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I see a lot of documentation out there blaming PtH on Windows operating systems to the unsalted nature of LM/NT hashes.

Isn't this conjecture wrong? Introducing salting (if the salt is deterministic / e.g. username + domain + password) would only minimize the issue of offline password cracking and not solve the issue of PtH.

Am I right in this thinking? Why are all these companies and people saying the problem is rooted due to the unsalted nature of the hash?

  • Could you give some examples? – Tom K. Nov 21 '17 at 8:05
  • "This can be done because NT password hashes are created using an unsalted MD4 algorithm, so they are identical on each computer. This allows the attacker to match the username and password hash required on network logons." – Jack R. Nov 21 '17 at 8:07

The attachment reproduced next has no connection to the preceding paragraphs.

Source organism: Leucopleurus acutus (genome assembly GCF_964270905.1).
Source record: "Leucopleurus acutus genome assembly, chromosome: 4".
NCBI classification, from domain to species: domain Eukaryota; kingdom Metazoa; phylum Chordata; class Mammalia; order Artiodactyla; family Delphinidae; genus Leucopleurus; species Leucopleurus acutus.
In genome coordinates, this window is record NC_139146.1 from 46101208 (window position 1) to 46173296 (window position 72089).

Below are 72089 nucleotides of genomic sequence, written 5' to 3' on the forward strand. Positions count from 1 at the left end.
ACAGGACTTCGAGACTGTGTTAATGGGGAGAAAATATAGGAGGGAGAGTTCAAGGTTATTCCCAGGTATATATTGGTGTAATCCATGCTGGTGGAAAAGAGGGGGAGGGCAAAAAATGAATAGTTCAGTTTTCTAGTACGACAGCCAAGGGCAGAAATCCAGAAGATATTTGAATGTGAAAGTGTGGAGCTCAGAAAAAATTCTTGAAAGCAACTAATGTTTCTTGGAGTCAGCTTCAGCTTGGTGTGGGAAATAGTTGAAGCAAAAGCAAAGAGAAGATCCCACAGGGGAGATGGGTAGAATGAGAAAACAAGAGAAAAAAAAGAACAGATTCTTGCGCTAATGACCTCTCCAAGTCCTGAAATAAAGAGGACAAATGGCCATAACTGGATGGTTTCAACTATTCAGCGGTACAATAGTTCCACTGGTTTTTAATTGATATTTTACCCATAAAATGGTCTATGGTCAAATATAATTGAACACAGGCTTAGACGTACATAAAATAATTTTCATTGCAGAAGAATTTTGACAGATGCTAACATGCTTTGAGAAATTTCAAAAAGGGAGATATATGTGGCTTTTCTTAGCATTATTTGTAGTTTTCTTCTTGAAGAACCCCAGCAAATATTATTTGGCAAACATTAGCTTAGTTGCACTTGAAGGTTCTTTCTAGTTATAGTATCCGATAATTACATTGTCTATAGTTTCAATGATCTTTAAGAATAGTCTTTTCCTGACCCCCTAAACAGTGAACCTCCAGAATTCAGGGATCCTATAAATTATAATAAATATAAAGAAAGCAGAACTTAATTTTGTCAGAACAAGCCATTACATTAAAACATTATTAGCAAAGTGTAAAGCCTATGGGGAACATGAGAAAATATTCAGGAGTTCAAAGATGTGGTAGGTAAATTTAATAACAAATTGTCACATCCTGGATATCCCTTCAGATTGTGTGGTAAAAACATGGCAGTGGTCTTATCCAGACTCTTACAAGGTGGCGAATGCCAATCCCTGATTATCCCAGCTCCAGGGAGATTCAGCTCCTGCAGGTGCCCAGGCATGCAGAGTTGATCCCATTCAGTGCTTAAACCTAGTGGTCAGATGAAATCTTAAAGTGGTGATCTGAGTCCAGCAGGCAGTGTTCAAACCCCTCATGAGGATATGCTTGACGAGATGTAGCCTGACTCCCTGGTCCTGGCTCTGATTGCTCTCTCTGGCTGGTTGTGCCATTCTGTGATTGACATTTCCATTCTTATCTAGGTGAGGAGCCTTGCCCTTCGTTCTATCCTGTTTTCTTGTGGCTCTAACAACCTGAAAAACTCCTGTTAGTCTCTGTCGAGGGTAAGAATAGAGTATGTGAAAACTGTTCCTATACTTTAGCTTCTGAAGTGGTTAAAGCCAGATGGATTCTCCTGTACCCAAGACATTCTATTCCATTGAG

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Not salting is fairly minor. The issue becomes credential reuse - i.e. someone using the same password on multiple accounts. This becomes even more of an issue when administrators reuse the same password on a local machine administrator account to their domain account.

Pass the Hash is an issue common to all Challenge Response algorithms that require a shared secret available in the same form at both ends (in this case the hash). Both ends require the secret to respond/verify challenges. Windows chose this approach because it allows communication to occur in plaintext over the wire. There are two alternatives I am aware of -

  • Traditional password authentication. I.e. the password is sent to the server and verified against the stored hash there. However you require an encrypted connection or risk Man in the Middle attacks.
  • Public/Private key verification. The server stores the users public key and the client proves themselves with the private key. The main drawback here is that remembering a private key is substantially more difficult for the client than remembering a password. This can be avoided by deriving the private key from a password (using the password+salt as a seed for a random number generator which is used to generate the private key).
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